Adult’s social workers are coming under increasing pressure from managers to ration services to new and existing users, an exclusive Community Care survey of more than 300 professionals reveals this week.
More than a third of social workers would be prepared to exaggerate client’s needs to ensure they met the required threshold to receive services, even though two thirds fear it may be questioned by managers further down the line.
The findings come as more and more councils reassess the criteria they use to decide who is eligible to receive adult social care and funding levels struggle to keep pace with growth in demand.
Over the past two years a third of local authorities have raised their eligibility criteria, previous research by Community Care has shown. Around 70% of councils now only fund clients whose needs are substantial or critical, and the Local Government Association believes that by 2009 few, if any, will fund care for those outside these top two eligibility categories.
This squeeze on eligibility is causing substantial public concern as those who need lower levels of care either have to fund themselves or go without. In some areas, such as Coventry, public petitions have been set up to campaign against council policy on eligibility.
Pressure from both sides
Social workers, who want to do the best for their clients while at the same time keep to council policy, are in the front line of the debate. Inevitably, they feel under pressure from both sides as Community Care’s findings show.
More than half felt under pressure by managers over the past few years to re-assess existing service users as no longer eligible for services. Nearly a third said they had been pressurised to assess fewer new referrals as eligible.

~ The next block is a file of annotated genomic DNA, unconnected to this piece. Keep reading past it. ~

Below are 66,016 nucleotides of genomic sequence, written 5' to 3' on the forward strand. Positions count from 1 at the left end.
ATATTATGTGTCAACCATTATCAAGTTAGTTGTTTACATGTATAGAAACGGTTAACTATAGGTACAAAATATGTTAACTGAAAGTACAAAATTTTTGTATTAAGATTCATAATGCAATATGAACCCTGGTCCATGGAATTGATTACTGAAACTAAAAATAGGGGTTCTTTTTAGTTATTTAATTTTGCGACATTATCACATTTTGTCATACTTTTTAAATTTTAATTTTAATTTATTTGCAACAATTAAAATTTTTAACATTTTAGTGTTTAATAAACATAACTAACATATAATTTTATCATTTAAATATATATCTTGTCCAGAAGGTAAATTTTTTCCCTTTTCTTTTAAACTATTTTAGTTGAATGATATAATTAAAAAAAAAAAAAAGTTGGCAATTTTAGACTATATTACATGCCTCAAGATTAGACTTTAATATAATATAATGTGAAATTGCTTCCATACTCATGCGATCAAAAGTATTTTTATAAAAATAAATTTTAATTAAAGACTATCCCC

Penny Lloyd, professional officer for the British Association of Social Workers Wales, says that telling a person they aren’t eligible for a service is one of the hardest aspects of social work “because people never expect to have to pay”.
She adds: “Social workers are at the crunch point – it is not the manager or councillor that has to do it. I have heard stories of unethical goings on where the price of a care package has been put above the needs of individual clients. The pressure on budgets is affecting how needs are met.”
But Jan Evans, head of older people’s services at West Berkshire Council, says social workers have a responsibility to consider the financial implications of assessments. “I don’t think social workers should view thinking about money as distasteful when it comes to choosing between a care package of £1,500 or a care home place of £500.”
The fact that two thirds of survey respondents said budget cuts and overspends were a topic of conversation in every team meeting shows there can be little doubt growing financial pressures are having an impact on how services are delivered. Almost half said services in their area had been closed down as a result of a shift away from meeting people’s low or moderate needs.